For embedded developers, it’s critical to understand the types of performance problems a typical end-user might encounter and the performance metrics relevant to user
interface (UI) design. Phil examines these and other important UI design challenges.

By Phil Brumby
Mentor, Embedded Systems Division

The widespread proliferation of portable media devices has changed the way we interact with each other on a daily basis. In fact, there is now a generation of users who grew up with some type of touchscreen device. These users no longer see the UI as new or revolutionary, but rather as a standard piece of mobile device functionality. This phenomenon has created a new set of expectations. It means any device with an LCD must offer a fluid and intuitive user experience. It’s also expected that the touchscreen has to be “smartphone-like” whenever the device is powered on. Embedded system developers are now under pressure across multiple markets and device types to replicate the smartphone UI interactive experience.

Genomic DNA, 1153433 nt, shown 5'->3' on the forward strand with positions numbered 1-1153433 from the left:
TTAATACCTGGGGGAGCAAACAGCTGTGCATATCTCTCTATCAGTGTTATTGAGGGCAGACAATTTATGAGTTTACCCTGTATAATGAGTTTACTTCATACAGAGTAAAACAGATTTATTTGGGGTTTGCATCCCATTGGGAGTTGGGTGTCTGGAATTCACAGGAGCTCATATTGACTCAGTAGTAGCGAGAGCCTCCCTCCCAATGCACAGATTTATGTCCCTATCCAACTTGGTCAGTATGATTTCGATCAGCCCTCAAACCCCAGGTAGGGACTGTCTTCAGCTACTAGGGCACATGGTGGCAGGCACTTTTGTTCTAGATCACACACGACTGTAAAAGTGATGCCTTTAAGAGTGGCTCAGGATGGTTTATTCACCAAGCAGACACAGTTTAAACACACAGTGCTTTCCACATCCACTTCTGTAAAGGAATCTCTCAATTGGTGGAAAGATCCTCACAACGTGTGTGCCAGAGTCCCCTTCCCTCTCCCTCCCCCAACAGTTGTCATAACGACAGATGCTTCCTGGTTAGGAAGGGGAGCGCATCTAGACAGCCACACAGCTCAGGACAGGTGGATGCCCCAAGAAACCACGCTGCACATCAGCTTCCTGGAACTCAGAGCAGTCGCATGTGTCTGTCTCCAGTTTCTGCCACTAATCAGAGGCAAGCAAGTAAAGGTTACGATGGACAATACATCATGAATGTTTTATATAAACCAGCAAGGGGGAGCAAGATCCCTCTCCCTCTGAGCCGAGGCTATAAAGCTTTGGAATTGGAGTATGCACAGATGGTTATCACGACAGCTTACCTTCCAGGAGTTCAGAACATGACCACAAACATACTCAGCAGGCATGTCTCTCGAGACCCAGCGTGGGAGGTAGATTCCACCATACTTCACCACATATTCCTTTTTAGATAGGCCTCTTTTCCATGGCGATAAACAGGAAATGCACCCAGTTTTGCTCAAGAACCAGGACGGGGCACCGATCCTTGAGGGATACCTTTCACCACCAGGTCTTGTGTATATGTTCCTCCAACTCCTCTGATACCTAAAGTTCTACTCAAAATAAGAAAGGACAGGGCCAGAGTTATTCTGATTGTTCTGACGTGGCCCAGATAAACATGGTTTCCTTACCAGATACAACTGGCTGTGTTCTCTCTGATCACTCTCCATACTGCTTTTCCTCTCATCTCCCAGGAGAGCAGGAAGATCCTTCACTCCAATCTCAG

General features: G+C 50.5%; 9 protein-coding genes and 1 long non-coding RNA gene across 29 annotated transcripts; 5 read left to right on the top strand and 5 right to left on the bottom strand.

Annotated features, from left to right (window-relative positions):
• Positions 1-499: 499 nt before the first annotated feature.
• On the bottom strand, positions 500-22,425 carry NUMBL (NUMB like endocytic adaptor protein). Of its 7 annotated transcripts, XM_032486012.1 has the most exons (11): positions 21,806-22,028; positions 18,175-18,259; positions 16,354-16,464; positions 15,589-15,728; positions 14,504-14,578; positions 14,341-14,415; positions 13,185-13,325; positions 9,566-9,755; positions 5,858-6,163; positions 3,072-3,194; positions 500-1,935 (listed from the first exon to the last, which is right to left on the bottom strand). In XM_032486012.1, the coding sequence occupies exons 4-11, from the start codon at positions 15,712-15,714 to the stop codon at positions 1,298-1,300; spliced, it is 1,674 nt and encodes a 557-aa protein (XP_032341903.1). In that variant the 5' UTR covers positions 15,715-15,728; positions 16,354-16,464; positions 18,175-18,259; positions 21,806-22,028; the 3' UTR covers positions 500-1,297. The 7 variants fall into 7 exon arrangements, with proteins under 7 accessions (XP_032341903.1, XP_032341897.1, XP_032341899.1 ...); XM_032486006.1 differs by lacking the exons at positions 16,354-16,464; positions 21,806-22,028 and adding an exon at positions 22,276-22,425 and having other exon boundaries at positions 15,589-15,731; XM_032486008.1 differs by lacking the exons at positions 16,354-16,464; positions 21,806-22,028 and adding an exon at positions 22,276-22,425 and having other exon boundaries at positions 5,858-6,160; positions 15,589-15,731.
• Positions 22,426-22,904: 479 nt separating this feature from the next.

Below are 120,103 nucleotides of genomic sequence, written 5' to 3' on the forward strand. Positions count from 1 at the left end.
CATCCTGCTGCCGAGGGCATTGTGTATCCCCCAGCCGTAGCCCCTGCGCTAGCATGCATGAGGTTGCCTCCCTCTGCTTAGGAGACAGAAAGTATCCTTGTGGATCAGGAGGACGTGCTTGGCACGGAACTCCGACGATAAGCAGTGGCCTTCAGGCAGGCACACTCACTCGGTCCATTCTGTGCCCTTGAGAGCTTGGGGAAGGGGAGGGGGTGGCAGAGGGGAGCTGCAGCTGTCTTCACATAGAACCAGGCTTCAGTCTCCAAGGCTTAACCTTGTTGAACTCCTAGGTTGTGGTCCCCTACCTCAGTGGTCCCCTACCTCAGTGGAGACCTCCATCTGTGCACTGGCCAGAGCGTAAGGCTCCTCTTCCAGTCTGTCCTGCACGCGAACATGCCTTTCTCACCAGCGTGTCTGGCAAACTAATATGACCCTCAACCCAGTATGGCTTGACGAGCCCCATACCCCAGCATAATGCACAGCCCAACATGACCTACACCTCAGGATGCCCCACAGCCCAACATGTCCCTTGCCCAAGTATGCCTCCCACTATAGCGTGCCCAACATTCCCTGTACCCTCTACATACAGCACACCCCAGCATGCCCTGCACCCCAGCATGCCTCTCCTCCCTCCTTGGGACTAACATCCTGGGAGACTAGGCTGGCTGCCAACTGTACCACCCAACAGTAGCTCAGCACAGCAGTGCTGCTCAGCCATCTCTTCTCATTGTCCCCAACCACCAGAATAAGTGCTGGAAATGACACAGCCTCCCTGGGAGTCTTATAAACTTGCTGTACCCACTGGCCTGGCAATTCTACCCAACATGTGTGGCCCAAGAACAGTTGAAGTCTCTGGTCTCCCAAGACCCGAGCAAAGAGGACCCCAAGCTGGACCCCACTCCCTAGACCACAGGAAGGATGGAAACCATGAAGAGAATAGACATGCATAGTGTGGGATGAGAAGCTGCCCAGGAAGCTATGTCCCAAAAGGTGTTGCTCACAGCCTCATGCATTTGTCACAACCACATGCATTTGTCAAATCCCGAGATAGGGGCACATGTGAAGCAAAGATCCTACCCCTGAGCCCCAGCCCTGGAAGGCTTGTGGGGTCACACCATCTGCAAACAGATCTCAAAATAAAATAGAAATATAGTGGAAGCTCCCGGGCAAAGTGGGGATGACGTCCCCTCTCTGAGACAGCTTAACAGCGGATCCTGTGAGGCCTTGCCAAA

The importance of getting the UI right is absolutely critical to the success of the device. Underpinning documented UI design methodologies is a need for the device to operate in a way that it will not impinge or be detrimental to the user experience. For developers, it’s necessary to understand the types of performance problems a typical end-user might encounter, and through an understanding of performance metrics employ various analyses to highlight the bottlenecks and performance degradation issues.

A key advantage to system start-up is analyzing selected input events.

A key advantage to system start-up is
analyzing selected input events.

TYPICAL PERFORMANCE ISSUES